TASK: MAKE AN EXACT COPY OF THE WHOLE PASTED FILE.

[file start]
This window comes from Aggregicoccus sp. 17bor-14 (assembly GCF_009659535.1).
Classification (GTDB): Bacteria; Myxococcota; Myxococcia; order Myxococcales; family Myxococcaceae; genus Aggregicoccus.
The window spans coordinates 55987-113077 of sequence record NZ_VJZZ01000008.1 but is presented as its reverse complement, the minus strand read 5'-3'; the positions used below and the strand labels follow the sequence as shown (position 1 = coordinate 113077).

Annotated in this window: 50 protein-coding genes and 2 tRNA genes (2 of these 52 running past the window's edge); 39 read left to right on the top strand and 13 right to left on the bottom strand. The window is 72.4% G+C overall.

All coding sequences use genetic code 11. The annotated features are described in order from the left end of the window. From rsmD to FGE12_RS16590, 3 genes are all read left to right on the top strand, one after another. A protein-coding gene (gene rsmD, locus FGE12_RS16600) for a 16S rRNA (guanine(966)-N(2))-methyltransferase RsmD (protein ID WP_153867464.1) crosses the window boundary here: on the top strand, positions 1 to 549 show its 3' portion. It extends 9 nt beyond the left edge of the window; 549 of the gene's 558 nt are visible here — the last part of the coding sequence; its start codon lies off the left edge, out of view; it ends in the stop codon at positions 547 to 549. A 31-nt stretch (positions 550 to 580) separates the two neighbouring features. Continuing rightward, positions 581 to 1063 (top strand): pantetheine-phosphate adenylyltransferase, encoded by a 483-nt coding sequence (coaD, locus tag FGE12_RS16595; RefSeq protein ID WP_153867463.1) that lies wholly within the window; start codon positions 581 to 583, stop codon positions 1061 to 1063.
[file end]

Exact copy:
This window comes from Aggregicoccus sp. 17bor-14 (assembly GCF_009659535.1).
Classification (GTDB): Bacteria; Myxococcota; Myxococcia; order Myxococcales; family Myxococcaceae; genus Aggregicoccus.
The window spans coordinates 55987-113077 of sequence record NZ_VJZZ01000008.1 but is presented as its reverse complement, the minus strand read 5'-3'; the positions used below and the strand labels follow the sequence as shown (position 1 = coordinate 113077).

Annotated in this window: 50 protein-coding genes and 2 tRNA genes (2 of these 52 running past the window's edge); 39 read left to right on the top strand and 13 right to left on the bottom strand. The window is 72.4% G+C overall.

All coding sequences use genetic code 11. The annotated features are described in order from the left end of the window. From rsmD to FGE12_RS16590, 3 genes are all read left to right on the top strand, one after another. A protein-coding gene (gene rsmD, locus FGE12_RS16600) for a 16S rRNA (guanine(966)-N(2))-methyltransferase RsmD (protein ID WP_153867464.1) crosses the window boundary here: on the top strand, positions 1 to 549 show its 3' portion. It extends 9 nt beyond the left edge of the window; 549 of the gene's 558 nt are visible here — the last part of the coding sequence; its start codon lies off the left edge, out of view; it ends in the stop codon at positions 547 to 549. A 31-nt stretch (positions 550 to 580) separates the two neighbouring features. Continuing rightward, positions 581 to 1063 (top strand): pantetheine-phosphate adenylyltransferase, encoded by a 483-nt coding sequence (coaD, locus tag FGE12_RS16595; RefSeq protein ID WP_153867463.1) that lies wholly within the window; start codon positions 581 to 583, stop codon positions 1061 to 1063.